Chile mine rescue exceeds expectations. Was that orchestrated?

Did the Chilean government officials deliberately create low expectations of their ability to rescue the miners, so that they could later exceed them?

By , Guest blogger

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    In this screen grab taken from video, Victor Segovia, the fifteenth miner to be rescued from the San Jose Mine near Copiapo, Chile, is shown after his rescue Wednesday, Oct. 13.
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This article about the Chilean miner rescue has a revealing quote. "McAteer said he gave "very high marks" to the Chileans (government officials) for creating lowered expectations by saying that it might take until Christmas to rescue the men — and then consistently delivering results ahead of schedule."

Now keep in mind that Davitt McAteer directed the U.S. Mine Safety and Health Administration during the Clinton administration.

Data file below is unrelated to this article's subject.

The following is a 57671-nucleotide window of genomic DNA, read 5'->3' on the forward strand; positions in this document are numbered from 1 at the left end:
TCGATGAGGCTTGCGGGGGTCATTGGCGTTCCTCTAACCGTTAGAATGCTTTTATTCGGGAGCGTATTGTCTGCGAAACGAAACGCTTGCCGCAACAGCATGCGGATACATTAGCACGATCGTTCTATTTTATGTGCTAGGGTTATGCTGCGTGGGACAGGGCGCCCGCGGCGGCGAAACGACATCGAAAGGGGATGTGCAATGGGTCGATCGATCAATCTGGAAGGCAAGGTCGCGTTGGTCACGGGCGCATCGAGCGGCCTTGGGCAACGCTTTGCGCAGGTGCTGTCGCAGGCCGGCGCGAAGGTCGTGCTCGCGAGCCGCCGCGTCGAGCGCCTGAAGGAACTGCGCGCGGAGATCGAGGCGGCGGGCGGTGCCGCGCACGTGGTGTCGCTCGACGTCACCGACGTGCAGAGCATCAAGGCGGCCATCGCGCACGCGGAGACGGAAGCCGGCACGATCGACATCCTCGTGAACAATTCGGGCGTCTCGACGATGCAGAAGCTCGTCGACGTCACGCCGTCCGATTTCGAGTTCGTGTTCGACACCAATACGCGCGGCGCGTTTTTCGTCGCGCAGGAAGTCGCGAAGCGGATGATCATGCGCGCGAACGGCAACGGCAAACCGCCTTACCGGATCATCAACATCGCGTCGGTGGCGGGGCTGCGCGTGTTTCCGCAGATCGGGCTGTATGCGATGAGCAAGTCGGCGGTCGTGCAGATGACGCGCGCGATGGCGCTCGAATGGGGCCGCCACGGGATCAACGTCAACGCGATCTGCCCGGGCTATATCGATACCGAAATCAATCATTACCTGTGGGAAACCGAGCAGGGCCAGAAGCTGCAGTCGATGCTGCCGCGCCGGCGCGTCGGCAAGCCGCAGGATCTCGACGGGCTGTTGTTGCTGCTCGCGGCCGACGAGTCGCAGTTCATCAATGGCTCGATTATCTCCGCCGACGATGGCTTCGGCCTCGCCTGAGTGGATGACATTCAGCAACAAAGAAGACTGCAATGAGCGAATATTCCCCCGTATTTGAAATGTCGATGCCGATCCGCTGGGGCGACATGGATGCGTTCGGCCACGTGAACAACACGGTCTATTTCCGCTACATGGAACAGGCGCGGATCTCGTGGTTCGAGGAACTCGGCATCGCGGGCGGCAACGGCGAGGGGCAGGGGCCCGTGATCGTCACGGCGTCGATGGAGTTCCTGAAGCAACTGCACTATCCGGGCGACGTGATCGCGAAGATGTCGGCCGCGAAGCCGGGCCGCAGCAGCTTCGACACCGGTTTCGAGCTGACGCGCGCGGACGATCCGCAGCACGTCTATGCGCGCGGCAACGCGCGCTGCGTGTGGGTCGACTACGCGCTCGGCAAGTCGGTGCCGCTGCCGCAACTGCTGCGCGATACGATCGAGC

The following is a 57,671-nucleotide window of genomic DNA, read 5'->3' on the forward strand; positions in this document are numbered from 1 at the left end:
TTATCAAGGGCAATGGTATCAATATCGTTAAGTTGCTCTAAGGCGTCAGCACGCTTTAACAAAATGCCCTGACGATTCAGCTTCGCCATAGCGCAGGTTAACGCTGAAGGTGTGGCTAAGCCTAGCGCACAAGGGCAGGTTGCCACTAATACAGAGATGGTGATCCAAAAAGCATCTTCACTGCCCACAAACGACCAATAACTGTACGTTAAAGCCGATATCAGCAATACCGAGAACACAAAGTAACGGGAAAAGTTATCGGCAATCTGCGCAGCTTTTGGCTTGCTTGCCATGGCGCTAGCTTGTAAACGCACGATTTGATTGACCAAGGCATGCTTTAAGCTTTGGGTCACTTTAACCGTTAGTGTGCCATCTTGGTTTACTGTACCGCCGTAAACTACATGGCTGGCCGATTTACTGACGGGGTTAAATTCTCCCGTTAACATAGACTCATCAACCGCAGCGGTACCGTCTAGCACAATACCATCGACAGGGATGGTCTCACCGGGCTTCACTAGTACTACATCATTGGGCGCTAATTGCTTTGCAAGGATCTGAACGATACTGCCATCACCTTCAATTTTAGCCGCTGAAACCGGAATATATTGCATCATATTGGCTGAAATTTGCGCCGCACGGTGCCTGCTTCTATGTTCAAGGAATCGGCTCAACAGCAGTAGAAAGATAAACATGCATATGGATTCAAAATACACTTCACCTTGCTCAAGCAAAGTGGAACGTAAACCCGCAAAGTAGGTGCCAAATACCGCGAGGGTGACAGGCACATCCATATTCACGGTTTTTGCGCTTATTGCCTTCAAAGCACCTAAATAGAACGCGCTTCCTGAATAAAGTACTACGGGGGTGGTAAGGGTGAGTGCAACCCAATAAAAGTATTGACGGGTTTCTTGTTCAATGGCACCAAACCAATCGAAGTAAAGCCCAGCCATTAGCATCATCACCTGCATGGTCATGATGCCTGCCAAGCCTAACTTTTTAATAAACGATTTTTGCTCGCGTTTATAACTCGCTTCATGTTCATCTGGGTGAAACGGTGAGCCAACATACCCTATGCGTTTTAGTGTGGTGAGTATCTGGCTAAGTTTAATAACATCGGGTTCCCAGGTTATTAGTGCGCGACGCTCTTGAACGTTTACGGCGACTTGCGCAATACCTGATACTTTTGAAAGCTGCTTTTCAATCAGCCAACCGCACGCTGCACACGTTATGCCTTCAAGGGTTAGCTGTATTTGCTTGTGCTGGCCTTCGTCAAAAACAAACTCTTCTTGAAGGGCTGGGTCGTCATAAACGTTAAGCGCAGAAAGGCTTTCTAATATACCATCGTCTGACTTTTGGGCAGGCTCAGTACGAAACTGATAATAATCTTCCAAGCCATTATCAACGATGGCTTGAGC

Mr. McAteer appears to believe in behavioral economics. In his view, a good government official lies to the people to calm them down by providing misinformation and then once they expect nothing -- you surprise the people with an unexpectedly strong performance.

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This raises at least two questions. 1. What is the best behavioral econonomics work documenting this effect? 2. Does our government actually follow this policy? Are there any unintended consequences of following such a "let's lower expectations" strategy?

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